Radiation Therapist: Career and Salary Facts
As part of the medical team that strives to beat cancer in patients, radiation therapists administer radiation treatments. Read on for a detailed look at the responsibilities of radiation therapists, and find out what education, licensing and certification they might need. Review the typical earnings for radiation therapists. Schools offering Diagnostic Medical Sonography degrees can also be found in these popular choices.
What Duties Will I Have as a Radiation Therapist?
Working with a medical team, radiation therapists treat cancer and other illnesses by giving patients targeted radiation dosages prescribed by a doctor. The work involves operating radiation therapy machinery.
You might use a linear accelerator to give external beam therapy, which aims highly energized X-rays at the appropriate body parts to eradicate or diminish tumors. You arrange and immobilize the patient before adjusting the linear accelerator to give the appropriate dosage as specified by the team including a physician, radiation physicist and dosimetrist. To protect against overexposure to radiation, you manipulate the linear accelerator from another room that is fortified while observing the patient via a TV monitor and intercom. You must advise the doctor if the patient displays any unexpected reactions to treatment.
As a radiation therapist, your duties include protecting the patient, yourself and other workers from radiation exposure. You also keep precise data on the treatments, including any side effects experienced by the patient, therapy machinery settings, the body site being treated and the amount of radiation dosage used per session plus the total to date.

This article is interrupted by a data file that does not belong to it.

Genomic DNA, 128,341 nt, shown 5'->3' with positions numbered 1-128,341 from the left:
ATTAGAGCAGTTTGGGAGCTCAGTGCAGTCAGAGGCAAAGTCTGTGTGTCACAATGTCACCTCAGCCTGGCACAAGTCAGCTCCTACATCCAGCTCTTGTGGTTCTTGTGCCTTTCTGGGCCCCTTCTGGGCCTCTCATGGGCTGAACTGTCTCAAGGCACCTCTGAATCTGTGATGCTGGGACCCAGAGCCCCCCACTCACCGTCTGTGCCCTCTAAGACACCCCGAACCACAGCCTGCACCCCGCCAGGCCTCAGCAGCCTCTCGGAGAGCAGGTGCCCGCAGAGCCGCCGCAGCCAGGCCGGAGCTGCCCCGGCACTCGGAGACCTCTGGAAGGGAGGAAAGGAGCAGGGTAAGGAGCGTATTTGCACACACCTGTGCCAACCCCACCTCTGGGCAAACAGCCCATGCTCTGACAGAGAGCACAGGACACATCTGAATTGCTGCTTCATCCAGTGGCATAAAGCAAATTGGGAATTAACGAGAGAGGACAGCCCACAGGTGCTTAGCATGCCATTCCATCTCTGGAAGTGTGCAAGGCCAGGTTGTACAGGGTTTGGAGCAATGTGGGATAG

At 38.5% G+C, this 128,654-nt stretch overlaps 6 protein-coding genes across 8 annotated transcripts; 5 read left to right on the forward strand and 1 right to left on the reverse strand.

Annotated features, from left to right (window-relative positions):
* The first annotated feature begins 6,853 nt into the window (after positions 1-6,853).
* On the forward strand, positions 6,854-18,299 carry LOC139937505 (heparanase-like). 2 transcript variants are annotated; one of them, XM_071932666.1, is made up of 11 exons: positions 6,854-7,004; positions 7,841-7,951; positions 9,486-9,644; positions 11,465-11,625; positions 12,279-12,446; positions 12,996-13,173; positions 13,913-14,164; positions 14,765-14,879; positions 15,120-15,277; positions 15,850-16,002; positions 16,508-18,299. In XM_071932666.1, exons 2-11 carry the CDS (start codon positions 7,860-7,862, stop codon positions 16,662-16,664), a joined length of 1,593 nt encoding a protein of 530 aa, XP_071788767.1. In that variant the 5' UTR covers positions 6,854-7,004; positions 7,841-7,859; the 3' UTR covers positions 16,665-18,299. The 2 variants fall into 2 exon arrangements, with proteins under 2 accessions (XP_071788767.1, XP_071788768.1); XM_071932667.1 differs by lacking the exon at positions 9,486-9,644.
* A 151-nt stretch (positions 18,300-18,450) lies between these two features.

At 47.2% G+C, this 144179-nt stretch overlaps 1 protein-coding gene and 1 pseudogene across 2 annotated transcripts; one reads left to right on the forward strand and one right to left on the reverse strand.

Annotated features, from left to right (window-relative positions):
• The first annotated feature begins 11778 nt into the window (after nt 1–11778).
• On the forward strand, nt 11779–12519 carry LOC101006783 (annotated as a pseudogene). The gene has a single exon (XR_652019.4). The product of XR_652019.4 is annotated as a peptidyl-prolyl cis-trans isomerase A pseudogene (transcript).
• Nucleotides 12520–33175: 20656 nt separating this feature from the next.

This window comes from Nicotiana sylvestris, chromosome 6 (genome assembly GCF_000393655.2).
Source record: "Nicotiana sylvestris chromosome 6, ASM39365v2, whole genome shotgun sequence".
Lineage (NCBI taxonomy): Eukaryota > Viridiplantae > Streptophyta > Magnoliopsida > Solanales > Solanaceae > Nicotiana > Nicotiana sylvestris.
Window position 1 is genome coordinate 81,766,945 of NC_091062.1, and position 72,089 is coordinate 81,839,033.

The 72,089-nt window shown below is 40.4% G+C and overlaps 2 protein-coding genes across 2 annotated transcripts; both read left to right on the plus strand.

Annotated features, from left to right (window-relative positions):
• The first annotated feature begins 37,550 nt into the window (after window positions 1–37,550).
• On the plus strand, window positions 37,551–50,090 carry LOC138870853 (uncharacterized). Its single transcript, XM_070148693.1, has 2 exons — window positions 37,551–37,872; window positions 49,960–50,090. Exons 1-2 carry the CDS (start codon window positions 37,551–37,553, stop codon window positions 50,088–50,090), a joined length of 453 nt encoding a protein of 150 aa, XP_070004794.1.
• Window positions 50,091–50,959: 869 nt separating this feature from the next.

What Education Should I Obtain?
You need formal education to work as a radiation therapist. You may choose from two educational paths. You can earn an associate's degree or a bachelor's degree in radiation therapy. This includes learning about cancer, anatomy, medical imaging, medical terminology, planning treatments, pathology, radiation physics and radiation safety precautions.
You may also choose to earn an associate's degree or a bachelor's degree in radiography followed by completing a one-year certificate program in radiation therapy.
Will I Need a License or Certification?
Most states mandate that you obtain a license to work as a radiation therapist. The licensing requirements differ from state to state. You will need to get certified by the American Registry of Radiologic Technologists (ARRT) to obtain a license in most states. Most potential employers also demand that radiation therapists get ARRT certification.
To earn ARRT certification in radiation therapy, you need to pass an accredited program that is recognized by ARRT, show proficiency in clinical procedures, pass ARRT certification testing and abide by the organization's ethical principles. You must renew your registration yearly plus meet continuing education requirements to keep your certification.
What Salary Could I Earn?
According to the U.S. Bureau of Labor Statistics (BLS), the median yearly salary for radiation therapists nationwide was $74,980 as of May 2010 (www.bls.gov). The BLS predicted that job opportunities for radiation therapists will increase by 27% between 2008 and 2018.
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